“We’re more cost-effective, more profitable and it has allowed us to change our seed rates according to various conditions throughout the fields. We saved ourselves the best part of £100,000 for a new drill,” he says.
What’s more, Mr Horrell has noticed definite improvements in crop establishment using the approach. “The stand across fields is more even, as we have been able to battle blackgrass spots and areas of high slug pressure by increasing the seed rate in these patches.”
Case study: Jonathan Roberts, Morley Farm, Warboys, Cambridgeshire Fens
Cambridgeshire farmer Jonathan Roberts trialled the conversion kit on his farm and has been pleased with the results so far, with improved crop establishment a key benefit.
Looking to move to variable-rate drilling in a bid to improve farm profitability and promote crop development, the drill-conversion kit was an attractive option for Mr Roberts, which allowed him to convert and modernise his Moore Uni-drill.
“The kit was simple and easy to fit; we just fitted the motor onto the back to replace the drive unit or land wheel. The sensors virtually fitted in the same holes as the previous sensors. We then set the app up, and off we went.”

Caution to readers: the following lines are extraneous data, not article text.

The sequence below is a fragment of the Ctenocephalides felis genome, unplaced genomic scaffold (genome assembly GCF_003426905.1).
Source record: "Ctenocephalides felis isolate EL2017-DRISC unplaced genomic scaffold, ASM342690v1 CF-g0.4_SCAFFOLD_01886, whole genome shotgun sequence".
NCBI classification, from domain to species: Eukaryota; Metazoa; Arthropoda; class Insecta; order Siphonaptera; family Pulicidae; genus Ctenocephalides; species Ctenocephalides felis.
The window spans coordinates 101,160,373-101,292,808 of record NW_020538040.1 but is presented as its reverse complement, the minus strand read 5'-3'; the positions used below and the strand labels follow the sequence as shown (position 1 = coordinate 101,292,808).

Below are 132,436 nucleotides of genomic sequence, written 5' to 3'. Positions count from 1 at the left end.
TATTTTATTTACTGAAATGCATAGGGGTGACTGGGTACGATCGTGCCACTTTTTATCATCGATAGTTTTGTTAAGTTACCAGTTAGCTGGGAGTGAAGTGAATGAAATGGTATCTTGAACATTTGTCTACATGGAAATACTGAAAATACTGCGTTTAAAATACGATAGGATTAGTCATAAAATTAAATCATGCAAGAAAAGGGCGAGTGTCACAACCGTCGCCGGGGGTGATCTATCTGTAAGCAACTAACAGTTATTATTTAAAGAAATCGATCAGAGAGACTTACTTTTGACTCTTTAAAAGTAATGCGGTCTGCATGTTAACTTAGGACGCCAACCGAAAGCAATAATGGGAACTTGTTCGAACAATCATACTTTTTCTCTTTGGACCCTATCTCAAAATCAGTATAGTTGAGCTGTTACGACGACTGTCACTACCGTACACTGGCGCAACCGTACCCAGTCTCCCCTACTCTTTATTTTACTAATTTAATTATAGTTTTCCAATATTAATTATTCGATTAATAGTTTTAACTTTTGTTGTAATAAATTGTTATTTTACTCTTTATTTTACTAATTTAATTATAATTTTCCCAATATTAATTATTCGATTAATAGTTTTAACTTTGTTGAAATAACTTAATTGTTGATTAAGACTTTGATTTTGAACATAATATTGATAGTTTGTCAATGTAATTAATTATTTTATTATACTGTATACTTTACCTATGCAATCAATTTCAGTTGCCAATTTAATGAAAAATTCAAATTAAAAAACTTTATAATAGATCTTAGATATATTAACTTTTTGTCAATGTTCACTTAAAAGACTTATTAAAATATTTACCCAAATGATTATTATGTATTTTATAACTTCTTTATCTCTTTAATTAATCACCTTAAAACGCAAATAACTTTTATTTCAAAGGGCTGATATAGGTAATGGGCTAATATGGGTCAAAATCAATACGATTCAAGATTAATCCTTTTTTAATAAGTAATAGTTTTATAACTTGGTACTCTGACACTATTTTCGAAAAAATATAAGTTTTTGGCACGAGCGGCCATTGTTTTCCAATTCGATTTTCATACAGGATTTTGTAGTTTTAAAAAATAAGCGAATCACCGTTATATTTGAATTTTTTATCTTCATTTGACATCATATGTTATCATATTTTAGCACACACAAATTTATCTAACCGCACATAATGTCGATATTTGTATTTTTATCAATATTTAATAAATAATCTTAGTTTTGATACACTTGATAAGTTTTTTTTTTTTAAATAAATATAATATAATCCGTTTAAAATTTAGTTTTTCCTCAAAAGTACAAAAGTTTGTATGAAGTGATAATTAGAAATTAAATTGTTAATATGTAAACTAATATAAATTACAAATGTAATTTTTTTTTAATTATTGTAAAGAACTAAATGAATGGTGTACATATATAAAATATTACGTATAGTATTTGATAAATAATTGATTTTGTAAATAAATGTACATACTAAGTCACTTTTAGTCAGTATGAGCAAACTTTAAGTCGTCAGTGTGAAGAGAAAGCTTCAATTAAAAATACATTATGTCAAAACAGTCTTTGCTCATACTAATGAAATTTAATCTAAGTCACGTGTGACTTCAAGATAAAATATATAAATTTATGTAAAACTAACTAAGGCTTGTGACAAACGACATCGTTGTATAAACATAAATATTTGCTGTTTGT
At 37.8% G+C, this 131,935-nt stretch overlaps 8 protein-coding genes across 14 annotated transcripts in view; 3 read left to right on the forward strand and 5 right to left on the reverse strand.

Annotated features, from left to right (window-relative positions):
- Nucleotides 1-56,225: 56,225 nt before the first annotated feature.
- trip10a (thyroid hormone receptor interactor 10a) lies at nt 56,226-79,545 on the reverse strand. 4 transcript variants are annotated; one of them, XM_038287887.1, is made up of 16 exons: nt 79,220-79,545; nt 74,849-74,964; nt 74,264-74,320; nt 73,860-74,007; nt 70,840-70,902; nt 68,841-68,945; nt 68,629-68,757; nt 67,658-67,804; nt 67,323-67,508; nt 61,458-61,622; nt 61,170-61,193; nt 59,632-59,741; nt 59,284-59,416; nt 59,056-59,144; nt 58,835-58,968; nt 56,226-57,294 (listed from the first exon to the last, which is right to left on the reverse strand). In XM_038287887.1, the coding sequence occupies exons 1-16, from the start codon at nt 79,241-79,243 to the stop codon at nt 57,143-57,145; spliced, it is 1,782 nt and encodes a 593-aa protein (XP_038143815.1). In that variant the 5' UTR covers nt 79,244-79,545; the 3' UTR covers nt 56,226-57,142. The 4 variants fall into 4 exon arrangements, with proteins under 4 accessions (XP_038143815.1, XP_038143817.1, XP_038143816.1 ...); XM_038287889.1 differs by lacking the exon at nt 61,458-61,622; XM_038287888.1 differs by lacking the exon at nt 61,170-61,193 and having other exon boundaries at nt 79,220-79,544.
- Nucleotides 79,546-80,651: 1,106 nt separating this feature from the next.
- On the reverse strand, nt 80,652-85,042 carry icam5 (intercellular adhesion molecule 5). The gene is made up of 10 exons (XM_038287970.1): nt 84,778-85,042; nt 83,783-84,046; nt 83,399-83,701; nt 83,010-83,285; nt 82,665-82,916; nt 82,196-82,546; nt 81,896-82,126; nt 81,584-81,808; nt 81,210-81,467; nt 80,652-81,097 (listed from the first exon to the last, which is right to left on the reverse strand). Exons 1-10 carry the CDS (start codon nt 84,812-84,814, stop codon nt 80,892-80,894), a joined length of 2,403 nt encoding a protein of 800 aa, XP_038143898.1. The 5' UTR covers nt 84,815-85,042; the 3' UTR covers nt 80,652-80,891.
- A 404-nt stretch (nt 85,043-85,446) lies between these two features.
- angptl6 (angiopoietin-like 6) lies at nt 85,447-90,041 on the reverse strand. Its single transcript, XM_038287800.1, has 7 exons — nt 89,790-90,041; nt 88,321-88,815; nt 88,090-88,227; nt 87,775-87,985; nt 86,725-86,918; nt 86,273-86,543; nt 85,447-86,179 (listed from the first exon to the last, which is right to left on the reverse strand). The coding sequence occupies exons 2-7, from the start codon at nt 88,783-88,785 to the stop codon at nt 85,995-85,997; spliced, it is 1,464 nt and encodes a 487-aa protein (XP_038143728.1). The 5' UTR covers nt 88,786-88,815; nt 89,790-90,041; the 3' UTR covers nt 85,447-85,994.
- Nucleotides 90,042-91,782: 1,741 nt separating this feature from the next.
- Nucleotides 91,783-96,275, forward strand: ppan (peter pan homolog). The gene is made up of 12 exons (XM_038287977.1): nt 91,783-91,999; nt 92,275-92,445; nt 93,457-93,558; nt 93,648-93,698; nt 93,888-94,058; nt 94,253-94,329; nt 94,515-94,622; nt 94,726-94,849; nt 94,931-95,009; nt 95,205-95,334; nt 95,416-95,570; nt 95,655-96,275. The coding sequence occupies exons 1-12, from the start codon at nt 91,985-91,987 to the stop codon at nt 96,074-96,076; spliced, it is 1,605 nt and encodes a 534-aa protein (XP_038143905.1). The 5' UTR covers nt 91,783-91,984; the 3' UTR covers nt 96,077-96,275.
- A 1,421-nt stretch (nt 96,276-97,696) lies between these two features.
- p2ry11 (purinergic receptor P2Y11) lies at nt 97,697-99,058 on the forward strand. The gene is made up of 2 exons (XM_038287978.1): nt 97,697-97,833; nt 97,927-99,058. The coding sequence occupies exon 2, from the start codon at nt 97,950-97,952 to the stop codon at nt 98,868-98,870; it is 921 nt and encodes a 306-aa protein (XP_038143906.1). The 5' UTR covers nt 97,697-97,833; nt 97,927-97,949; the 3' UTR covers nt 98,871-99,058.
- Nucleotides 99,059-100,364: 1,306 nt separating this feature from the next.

After using the system for a second season across the 140ha farm – where winter wheat, spring barley, spring wheat, potatoes and onions are grown – Mr Roberts says he does not want to go back to his standard approach.
“Walking the fields now, there is definitely an improvement in the crops. We have had a very wet winter and the crops look really good – even in some areas of our wheats that traditionally would have struggled.”
He also adds that the technology is simple and easy to run, and you don’t have to be technically minded to operate the tool.
“We can set our own rate and adapt this on the iPad – you don’t even have to have a variable-rate plan. It’s just as easy to turn off the variable-rate functionality as it is to turn it on,” he explains.
“It has given us a greater drilling flexibility and it’s a lot easier to calibrate. I can take the iPad out of the cab and calibrate the drill – there’s no more winding the handle several times and working it all out.”